July 24 2017
Registered Dietitian Natalie Rizzo researches 5 trendy "superfoods" and discovers they aren't so super, after all.
Vitamin D is a fat-soluble vitamin essential to maintain healthy bones and muscles in the body. Humans get the majority of their vitamin D from sunlight, which results from a metabolic reaction when skin is exposed to UVB rays. In certain regions, however, reliable sunlight is not always available. And even in the summertime, if runners spend minimal time outside to avoid the heat, they won’t get as much of those vitamin-filled rays. Inadequate vitamin D intake is associated with higher risk of cancer, diabetes, depression, fatigue and hypertension.
To get adequate amounts of vitamin D, experts suggest getting 5-30 minutes of unprotected sun exposure (meaning your face, chest, arms and legs are exposed) each day. The enormous movement towards constant sunscreen usage has also decreased vitamin D formation in humans, since sunscreen partially blocks the rays that metabolize the vitamin. That said, increased sun exposure is unequivocally associated with increased risk for skin cancer—so keep lathering up, and we can figure this vitamin D thing out separately.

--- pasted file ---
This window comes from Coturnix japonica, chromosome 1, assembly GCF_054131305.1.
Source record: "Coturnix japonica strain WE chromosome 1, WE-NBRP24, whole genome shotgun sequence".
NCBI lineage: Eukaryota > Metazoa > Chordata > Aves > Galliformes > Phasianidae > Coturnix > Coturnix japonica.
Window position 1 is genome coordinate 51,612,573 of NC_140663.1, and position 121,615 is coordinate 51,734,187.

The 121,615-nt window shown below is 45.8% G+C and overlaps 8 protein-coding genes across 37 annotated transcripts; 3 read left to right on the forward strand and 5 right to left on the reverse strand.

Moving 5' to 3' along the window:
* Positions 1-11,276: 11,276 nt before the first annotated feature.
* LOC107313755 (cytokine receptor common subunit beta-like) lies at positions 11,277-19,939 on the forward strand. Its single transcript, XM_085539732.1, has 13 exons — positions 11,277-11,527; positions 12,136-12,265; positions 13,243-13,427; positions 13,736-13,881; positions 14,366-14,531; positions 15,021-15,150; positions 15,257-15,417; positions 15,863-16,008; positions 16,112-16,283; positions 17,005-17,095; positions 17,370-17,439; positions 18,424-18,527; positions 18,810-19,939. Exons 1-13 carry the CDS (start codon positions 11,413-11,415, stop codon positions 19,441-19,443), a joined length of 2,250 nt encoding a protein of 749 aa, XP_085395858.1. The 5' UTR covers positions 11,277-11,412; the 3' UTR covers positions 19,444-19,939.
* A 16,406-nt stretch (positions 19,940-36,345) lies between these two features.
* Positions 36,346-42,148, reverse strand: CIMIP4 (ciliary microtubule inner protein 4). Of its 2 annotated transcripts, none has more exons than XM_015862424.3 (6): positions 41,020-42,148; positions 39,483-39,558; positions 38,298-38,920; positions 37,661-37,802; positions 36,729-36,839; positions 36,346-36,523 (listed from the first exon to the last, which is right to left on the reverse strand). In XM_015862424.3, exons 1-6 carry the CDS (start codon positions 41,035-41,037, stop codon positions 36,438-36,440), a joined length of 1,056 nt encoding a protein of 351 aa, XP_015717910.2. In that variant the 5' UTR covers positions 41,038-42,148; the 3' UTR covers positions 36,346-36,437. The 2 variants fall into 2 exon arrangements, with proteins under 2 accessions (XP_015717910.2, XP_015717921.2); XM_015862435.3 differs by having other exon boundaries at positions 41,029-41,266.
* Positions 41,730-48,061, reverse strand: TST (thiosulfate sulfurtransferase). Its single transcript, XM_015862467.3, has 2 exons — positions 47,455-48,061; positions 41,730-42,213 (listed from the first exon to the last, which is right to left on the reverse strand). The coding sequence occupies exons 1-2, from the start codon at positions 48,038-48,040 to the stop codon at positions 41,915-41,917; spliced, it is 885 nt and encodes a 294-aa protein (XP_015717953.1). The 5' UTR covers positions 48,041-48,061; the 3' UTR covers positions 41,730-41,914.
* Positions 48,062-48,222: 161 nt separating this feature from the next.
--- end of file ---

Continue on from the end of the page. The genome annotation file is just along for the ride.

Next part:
Unfortunately, not many foods are great sources of vitamin D. The best sources are fatty fish like salmon, swordfish and tuna—but it’s difficult to consume those every day. In the 1930s, milk became fortified with vitamin D to prevent rickets—a bone malformation caused by severe vitamin D deficiency in children. To this day, fortified milk, orange juice and other dairy products are still main sources of vitamin D.
Here are a few ways to increase vitamin D if you’re spending much of your summer indoors this season: